Am I getting more input and feedback into my research and learning via traditional academic channels, or online?

It’s an unfair question, in a sense, because of scale. I’m in a tiny program, the first Ph.D in Education in this province. We are a cohort of three, with three additional students starting up this month. While there are a few broad overlaps in subject area, my peers and I share very little in the way of common focus, experience, practice, or expectation. So the level of face-to-face peer input into my research thus far – lovely and supportive though my colleagues are – has been seriously minimal. Tiny. Whereas from the time I started this blog back in January, the combination of my large-ish online community and my research interest in online identities and practices has made a wealth of sharing and input and feedback available to me, in spite of the fact that the majority of that online community are not in any way academics. They are, however, engaged in the culture of blogging and social media, which encourages reciprocality. Academia is generally still disposed and structured to be wary of reciprocality: it comes too close to plagiarism and treads on cherished Enlightenment notions of individual intellectual enterprise.

However, if I only had an online community of three, I might not have had the same experience. But it is very very hard to have an online community of three. The scale of connectivity in digital spaces and the potential for productive sharing, collaboration, and congruence therein is one of the biggest arguments, in my mind, for digital scholarship. Or at least, the digital engagement of scholars. Which usually ends up being digital scholarship, because people engage on topics that interest them.

As Martin Weller points out, though, there’s a conflict here. Research, in most traditional academic conceptions, relies on concepts of control, even where replicability is not required. New technologies are, from an institutional practice point of view, about letting go of control: giving it up to the crowd. And if academia lets go of its controls, of course, how does it validate knowledge? How does it verify and justify its own structures and practices? Yes, connectivity distributes research ideas far more quickly and broadly than traditional journals. At the same time, yes, crowdsourcing is (perhaps) a more vulnerable system of verification than peer review, Nature magazine’s 2006 experiment notwithstanding.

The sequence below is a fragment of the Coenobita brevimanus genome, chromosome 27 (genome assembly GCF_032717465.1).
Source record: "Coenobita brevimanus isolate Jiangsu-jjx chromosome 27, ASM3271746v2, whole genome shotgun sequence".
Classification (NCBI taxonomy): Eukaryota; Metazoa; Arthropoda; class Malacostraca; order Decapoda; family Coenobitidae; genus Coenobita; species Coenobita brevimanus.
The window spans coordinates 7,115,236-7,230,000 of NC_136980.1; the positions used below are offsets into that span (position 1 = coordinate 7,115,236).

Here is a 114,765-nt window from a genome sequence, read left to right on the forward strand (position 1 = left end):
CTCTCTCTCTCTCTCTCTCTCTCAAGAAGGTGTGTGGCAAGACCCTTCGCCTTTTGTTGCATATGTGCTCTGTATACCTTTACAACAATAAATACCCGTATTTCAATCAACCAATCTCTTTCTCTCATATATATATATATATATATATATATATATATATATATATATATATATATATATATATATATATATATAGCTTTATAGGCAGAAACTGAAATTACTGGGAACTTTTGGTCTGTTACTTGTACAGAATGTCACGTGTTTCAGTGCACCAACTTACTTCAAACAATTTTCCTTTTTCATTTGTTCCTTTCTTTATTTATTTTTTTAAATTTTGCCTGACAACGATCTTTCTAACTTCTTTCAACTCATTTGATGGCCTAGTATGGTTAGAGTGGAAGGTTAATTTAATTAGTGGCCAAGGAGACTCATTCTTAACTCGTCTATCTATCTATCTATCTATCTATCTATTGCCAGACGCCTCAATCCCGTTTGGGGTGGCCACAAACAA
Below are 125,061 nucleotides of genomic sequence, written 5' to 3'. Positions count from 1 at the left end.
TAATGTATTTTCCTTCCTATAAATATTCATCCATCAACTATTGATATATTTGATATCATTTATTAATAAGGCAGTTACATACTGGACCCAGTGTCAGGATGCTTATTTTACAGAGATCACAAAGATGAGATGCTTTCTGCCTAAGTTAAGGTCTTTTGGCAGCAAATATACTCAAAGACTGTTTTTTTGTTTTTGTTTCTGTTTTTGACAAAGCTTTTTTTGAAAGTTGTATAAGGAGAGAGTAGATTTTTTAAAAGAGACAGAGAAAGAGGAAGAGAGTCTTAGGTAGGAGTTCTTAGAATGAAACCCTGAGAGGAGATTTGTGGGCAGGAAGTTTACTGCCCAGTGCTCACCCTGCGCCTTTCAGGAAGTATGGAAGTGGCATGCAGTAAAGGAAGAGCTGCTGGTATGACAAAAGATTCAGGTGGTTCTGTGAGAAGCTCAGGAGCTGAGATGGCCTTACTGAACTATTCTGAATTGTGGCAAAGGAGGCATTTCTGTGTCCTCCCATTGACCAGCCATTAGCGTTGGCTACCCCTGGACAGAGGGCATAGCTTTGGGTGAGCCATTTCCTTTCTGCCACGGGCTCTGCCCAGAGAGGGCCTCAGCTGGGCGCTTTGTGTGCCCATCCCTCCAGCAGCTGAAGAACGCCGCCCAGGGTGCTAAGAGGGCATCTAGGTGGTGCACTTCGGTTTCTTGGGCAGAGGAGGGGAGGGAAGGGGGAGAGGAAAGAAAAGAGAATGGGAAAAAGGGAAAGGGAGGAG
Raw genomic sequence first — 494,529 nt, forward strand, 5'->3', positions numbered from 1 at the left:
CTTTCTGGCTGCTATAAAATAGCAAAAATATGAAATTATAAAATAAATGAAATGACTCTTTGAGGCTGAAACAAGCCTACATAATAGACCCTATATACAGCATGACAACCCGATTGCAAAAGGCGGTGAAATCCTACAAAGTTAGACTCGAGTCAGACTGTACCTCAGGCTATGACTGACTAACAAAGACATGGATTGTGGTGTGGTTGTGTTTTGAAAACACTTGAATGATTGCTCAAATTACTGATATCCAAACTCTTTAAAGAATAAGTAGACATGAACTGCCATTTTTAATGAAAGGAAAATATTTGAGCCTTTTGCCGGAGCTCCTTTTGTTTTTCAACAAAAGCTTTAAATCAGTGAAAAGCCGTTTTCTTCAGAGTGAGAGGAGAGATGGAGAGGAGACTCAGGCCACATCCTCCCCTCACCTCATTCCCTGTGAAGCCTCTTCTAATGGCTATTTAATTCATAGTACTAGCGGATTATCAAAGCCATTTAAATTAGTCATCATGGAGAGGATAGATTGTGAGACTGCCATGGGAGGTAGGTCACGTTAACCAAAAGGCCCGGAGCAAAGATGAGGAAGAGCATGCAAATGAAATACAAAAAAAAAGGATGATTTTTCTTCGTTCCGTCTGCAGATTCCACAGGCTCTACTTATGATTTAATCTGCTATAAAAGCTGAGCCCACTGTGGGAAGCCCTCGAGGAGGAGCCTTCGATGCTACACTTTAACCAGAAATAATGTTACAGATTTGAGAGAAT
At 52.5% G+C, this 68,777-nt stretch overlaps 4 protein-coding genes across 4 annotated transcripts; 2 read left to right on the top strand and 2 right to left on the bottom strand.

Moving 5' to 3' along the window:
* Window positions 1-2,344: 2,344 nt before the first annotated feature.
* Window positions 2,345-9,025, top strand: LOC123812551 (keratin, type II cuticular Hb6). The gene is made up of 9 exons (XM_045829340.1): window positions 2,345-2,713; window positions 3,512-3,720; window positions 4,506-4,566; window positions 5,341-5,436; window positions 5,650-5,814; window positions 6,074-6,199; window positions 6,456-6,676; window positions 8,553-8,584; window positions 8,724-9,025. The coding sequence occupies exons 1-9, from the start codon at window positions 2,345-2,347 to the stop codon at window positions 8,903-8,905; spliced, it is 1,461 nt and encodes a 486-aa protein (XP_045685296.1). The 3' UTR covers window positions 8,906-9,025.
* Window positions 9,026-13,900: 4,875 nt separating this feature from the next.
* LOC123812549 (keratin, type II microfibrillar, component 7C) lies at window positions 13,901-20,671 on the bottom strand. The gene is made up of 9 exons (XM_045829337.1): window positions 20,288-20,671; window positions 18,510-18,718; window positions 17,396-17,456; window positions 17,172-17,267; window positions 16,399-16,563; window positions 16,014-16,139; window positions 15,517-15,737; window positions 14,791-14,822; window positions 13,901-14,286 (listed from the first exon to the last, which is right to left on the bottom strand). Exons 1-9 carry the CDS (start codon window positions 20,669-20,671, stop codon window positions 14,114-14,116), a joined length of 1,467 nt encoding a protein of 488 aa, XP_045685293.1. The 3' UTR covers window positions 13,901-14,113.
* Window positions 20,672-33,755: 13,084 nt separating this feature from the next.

(Sidenote: have been reading Deleuze on Foucault lately. Foucault spoke about the institutional structures of the 19th century as the structures of a disciplinary society, juxtaposed against what he, Burroughs, & Deleuze called societies of control, in which continuous modulation of behaviours shaped by business principles along digital (or spectrum-based, non-analogical) models occurs. Control devolves from confinement by institution to a self-colonizing practice taken up by the crowd, by the individuals within. I think this has – ahem – some resonance for those of us interested in higher education and MOOCs, I’ll explore it soon, in another post).

The biggest best thing about the MOOC is that it’s a semi-structured opportunity to teach yourself to BE a digital scholar, whether in or out of the academy. To select what’s relevant from the stream. To curate. To share. To work iteratively, publishing ideas that – like this post – aren’t all you could say on the subject, but are at least a start. And letting some stuff go so as not to be entirely colonized, perhaps.

All are welcome, and there are still 34 mind-boggling-packed weeks ahead. Not too late. Think on it. Change MOOC.

I’ll let Dave explain how simple it is, courtesy of our SSHRC research project last year.